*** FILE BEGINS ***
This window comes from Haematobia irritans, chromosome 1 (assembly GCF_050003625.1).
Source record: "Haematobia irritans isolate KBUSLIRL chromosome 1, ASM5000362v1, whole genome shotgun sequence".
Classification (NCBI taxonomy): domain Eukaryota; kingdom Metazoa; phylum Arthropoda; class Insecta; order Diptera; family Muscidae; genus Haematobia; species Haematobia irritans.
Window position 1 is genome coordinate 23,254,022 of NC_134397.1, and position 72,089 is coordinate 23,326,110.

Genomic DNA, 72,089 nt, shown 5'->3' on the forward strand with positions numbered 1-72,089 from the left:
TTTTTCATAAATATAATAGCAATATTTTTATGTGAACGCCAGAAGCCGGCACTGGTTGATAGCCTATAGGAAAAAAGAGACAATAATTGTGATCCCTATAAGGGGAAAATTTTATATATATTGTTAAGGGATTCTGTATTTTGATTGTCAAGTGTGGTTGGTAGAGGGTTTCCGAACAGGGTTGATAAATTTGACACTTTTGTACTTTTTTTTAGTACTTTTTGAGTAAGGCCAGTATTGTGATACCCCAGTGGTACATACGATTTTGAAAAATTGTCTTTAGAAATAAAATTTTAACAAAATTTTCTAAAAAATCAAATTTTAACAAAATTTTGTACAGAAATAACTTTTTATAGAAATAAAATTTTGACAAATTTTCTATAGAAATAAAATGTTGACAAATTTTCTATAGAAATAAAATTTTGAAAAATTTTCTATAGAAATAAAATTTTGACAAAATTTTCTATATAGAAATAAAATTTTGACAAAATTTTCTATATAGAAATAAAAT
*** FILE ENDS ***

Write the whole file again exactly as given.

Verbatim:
This window comes from Haematobia irritans, chromosome 1 (assembly GCF_050003625.1).
Source record: "Haematobia irritans isolate KBUSLIRL chromosome 1, ASM5000362v1, whole genome shotgun sequence".
Classification (NCBI taxonomy): domain Eukaryota; kingdom Metazoa; phylum Arthropoda; class Insecta; order Diptera; family Muscidae; genus Haematobia; species Haematobia irritans.
Window position 1 is genome coordinate 23,254,022 of NC_134397.1, and position 72,089 is coordinate 23,326,110.

Genomic DNA, 72,089 nt, shown 5'->3' on the forward strand with positions numbered 1-72,089 from the left:
TTTTTCATAAATATAATAGCAATATTTTTATGTGAACGCCAGAAGCCGGCACTGGTTGATAGCCTATAGGAAAAAAGAGACAATAATTGTGATCCCTATAAGGGGAAAATTTTATATATATTGTTAAGGGATTCTGTATTTTGATTGTCAAGTGTGGTTGGTAGAGGGTTTCCGAACAGGGTTGATAAATTTGACACTTTTGTACTTTTTTTTAGTACTTTTTGAGTAAGGCCAGTATTGTGATACCCCAGTGGTACATACGATTTTGAAAAATTGTCTTTAGAAATAAAATTTTAACAAAATTTTCTAAAAAATCAAATTTTAACAAAATTTTGTACAGAAATAACTTTTTATAGAAATAAAATTTTGACAAATTTTCTATAGAAATAAAATGTTGACAAATTTTCTATAGAAATAAAATTTTGAAAAATTTTCTATAGAAATAAAATTTTGACAAAATTTTCTATATAGAAATAAAATTTTGACAAAATTTTCTATATAGAAATAAAAT